I find the UFC distasteful – it’s too excessive, and put simply, I don’t quite see the point, but I have my wacky theories about how this stuff fits in. Does my distaste for the UFC (Ultimate Fighting Championship) make me a girly-man? Do I care? No.
In the 1880s Judo was born. People talk these days as if Jujutsu (in its various styles) is the traditional form, and Judo is the simplified – and therefore inferior – sporting equivalent. But Jujutsu was a military system. If you were training a warrior or soldier class, what makes sense to me is to give them a competition with strict rules where the risk of injury or damage is relatively low. In competition you can tell if a practitioner is skilful, if they can endure a certain degree of stress – mental and physical – if they’ve been training and if their training serves them properly – you can tell if they have a deep and practical understanding of their art. The actual training they would be doing – military training – would not be limited to what yields competitive success – it would include a whole bunch of other stuff that would only be applicable on the battlefield. And you’d test that in other ways, ways which didn’t run the risk of crippling your pool of best warriors.
What competition does not reveal is that someone can never be beaten, that they’re the best around and blah blah blah. That’s total delusion. Competition reveals skilfulness.
The benefit of competitive combat is to evaluate your skills and ability to execute techniques effectively while under stress. Not executing your lethal “I can kill a man five times before he hits the ground” techniques doesn’t mean you don’t know them or you can’t apply them – it just means you recognise the purpose of competition and you acknowledge that getting hugely injured in competition ultimately might not serve your goals.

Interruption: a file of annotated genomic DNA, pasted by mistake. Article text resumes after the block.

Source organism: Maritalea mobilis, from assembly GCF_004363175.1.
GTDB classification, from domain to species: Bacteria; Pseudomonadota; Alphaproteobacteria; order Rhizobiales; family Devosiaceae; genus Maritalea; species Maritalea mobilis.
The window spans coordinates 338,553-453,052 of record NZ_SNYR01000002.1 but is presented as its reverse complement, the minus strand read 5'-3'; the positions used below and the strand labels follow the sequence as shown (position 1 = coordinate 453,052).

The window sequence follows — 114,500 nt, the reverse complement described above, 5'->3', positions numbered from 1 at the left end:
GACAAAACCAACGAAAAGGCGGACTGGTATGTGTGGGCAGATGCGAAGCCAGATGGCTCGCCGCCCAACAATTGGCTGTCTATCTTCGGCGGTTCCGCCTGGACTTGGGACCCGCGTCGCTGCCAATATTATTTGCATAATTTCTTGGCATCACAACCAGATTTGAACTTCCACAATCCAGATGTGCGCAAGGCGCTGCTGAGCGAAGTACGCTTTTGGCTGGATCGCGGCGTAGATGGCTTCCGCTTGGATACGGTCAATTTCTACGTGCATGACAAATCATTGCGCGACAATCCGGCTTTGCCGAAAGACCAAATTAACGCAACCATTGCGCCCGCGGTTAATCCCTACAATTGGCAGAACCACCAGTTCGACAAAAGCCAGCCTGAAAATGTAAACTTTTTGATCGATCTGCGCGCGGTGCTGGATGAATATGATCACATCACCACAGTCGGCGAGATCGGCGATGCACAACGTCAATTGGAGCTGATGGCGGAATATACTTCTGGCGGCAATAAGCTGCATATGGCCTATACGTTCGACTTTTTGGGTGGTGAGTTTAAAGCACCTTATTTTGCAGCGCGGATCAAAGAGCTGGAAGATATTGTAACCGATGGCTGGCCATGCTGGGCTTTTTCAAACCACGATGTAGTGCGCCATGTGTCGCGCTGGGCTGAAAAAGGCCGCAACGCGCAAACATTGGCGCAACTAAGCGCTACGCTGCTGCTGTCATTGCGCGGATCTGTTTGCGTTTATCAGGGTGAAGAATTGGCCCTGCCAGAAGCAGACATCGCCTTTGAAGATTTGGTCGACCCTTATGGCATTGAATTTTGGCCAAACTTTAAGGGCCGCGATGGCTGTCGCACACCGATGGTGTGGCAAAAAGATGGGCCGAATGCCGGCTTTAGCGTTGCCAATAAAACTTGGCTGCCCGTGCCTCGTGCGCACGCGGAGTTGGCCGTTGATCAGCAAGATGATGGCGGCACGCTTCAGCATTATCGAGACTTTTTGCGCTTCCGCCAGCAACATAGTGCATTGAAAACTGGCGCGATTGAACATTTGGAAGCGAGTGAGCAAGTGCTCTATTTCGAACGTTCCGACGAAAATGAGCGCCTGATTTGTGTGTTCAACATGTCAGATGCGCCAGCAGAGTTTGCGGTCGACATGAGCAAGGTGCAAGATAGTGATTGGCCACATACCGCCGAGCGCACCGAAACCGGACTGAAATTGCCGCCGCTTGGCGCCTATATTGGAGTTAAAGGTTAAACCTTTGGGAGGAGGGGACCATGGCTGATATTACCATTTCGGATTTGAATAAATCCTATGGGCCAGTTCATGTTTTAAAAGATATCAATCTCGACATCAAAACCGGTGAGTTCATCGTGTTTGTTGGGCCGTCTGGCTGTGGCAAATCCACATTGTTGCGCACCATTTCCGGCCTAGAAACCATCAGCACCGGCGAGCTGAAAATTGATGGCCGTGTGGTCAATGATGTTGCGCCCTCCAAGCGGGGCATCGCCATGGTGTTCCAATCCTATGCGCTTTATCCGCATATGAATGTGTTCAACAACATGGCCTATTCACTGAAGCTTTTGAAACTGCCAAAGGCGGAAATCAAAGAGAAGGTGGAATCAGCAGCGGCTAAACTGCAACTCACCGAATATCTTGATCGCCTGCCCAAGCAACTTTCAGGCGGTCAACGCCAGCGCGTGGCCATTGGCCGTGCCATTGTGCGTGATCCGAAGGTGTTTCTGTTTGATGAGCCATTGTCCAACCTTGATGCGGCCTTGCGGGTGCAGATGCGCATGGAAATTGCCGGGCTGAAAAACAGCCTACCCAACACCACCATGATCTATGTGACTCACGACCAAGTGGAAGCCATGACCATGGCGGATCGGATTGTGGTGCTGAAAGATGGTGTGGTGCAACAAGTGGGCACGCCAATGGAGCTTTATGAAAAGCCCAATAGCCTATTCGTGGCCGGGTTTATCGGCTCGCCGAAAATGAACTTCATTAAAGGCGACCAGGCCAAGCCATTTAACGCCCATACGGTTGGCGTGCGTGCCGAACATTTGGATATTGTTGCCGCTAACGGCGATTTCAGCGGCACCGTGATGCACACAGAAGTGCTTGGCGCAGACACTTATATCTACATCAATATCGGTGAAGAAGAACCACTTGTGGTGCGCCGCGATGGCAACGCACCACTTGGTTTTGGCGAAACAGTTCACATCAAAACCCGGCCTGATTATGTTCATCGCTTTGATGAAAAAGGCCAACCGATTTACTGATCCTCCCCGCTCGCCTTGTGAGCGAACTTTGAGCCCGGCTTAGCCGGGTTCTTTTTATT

In tai chi chuan, the competitive-combat aspect of the art is called “push hands”. Two participants press against each other’s hands and arms, and the objective is simply to make the other person lose balance or fall. There’s no striking so it’s incredibly low-impact and relatively gentle, but what it does reveal is who is more skilful in their understanding of force, their application of leverage, and the subtleties of their art. Oh my God it’s so subtle. And so difficult! And so, it’s really very revealing. When a combatant participates in a sport with rules it doesn’t mean the practitioner is naive or the training methods are inadequate – because what you see is not the entirety of how they train. Punching someone in the head fifteen times while they’re laying on the ground might be necessary in warfare, but to do so in a competition proves nothing – it doesn’t reveal a person as possessing of skill or a deep understanding of the practical application of their training. Of course, the stakes aren’t really high in tai chi push hands – unless maybe there’s a lot of money riding on the outcome? So it mightn’t reveal how you truly handle stress? But what can? It’s training. It’s part of a process. Competition is part of a process of training and development, more than an outcome.